Washington, DC – The ERISA Industry Committee (ERIC), along with HR consulting and asset management firm Mercer, responded to the U.S. Departments of Health and Human Services, Labor, and the Treasury, and the Office of Personnel Management’s Request for Information (RFI) regarding new employer requirements related to reporting on pharmacy benefits and prescription drug costs.
ERIC’s and Mercer’s comments highlight the challenge inherent in attempting to collect information from employers, who are unlikely to have immediate access to prescription drug cost, coupon, and rebate information. More often, this information lies with pharmacy benefit managers (PBMs), insurance carriers acting as third-party administrators (TPAs), and sometimes pharmaceutical manufacturers. Additionally, employers raised concerns that the new rule comes as employers are expected to be already undertaking significant new administrative burdens to comply with both the Transparency in Coverage rule and the No Surprises Act rules that both come into effect in January 2022. As such, the RFI response requests that the Agencies consider delaying the final rule.
“Employers work hard to provide the best health care benefits to their employees, and they engage with numerous different vendors to build and administer their suite of health benefits. Much of the information called for in this RFI is not in the hands of the employer. It is owned and often kept as proprietary by PBMs, insurers, and pharmaceutical companies. The Tri-Agencies should either collect this information directly from those vendors or overtly require the vendors to supply this information to employers. Otherwise, it will be impossible for employers to comply,” said James Gelfand, Senior Vice President of Health Policy, ERIC.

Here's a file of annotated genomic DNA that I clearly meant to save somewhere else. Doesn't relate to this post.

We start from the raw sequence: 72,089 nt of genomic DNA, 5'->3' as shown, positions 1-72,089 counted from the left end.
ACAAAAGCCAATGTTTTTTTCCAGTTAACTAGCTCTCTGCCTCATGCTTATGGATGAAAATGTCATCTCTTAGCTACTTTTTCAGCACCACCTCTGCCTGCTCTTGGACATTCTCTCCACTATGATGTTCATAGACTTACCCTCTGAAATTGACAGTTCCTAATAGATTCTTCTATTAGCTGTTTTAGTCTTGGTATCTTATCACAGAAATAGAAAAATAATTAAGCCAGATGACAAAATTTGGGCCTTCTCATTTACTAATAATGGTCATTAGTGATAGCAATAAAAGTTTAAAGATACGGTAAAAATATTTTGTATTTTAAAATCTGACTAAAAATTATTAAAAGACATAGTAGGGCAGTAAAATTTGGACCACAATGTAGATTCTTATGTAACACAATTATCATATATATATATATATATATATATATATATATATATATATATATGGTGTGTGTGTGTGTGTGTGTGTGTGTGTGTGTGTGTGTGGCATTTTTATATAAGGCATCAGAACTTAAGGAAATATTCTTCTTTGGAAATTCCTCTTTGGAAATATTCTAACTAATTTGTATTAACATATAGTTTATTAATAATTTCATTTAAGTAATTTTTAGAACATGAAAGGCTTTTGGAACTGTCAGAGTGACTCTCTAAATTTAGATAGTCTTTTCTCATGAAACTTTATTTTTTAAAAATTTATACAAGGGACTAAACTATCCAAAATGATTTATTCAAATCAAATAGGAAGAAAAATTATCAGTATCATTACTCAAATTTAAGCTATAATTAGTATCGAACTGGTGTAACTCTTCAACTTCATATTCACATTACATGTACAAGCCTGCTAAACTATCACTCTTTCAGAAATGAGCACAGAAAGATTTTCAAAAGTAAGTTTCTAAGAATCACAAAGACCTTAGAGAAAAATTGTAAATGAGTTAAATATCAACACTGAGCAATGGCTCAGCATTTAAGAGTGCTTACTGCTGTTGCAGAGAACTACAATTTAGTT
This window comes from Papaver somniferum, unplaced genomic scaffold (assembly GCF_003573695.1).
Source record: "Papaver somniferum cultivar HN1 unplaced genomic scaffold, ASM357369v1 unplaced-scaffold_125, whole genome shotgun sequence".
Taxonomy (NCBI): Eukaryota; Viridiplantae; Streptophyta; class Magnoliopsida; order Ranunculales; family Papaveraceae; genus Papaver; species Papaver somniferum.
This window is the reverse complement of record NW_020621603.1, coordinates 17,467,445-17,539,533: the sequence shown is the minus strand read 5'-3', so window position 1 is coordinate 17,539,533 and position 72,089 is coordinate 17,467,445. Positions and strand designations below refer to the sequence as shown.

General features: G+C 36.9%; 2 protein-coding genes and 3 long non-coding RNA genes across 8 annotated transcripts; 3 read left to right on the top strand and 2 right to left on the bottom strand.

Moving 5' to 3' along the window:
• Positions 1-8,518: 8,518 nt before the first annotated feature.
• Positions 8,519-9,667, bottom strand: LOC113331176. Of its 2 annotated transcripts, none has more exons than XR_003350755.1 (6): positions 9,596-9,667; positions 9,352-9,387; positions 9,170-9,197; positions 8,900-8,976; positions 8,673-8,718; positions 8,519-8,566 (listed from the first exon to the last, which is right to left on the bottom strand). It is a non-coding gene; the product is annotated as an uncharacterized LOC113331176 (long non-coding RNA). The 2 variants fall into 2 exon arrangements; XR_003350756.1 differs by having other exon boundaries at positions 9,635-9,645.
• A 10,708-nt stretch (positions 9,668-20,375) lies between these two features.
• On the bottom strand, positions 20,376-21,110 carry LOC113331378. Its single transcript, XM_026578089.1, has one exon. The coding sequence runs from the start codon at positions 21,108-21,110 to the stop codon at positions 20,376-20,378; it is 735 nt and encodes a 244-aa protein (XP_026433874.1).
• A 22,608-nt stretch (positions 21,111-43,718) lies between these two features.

Employers do not have total access to the information required by the new rule. They would be reliant on PBMs to provide information about prescriptions filled through the pharmacy benefit. In contrast, drugs administered in an in-patient setting (like a hospital or physician’s office) are likely to be under the auspices of a medical plan benefit, meaning that an insurance company most likely keeps the information. And when a patient uses a coupon or copay assistance program, the only reliable source on where that money comes from and goes is the pharmaceutical company that pays it. Additionally, even if the Agencies do mandate transparency requirements on these vendors, it will take time for employers to collect and organize this information, necessitating a delay in implementing the rule.
ERIC and Mercer also raised concerns about duplicative reporting requirements, including drug cost information already required under the Transparency in Coverage rule. The RFI requests that the Agencies do an audit to confirm which information will already be collected elsewhere and streamline the rules accordingly.
“ERIC implores the Agencies to work with employers to ensure the correct information is collected and done so in a way that is practical, efficient, and enforced with good faith compliance,” said Gelfand.
Click here to read ERIC’s and Mercer’s full comments.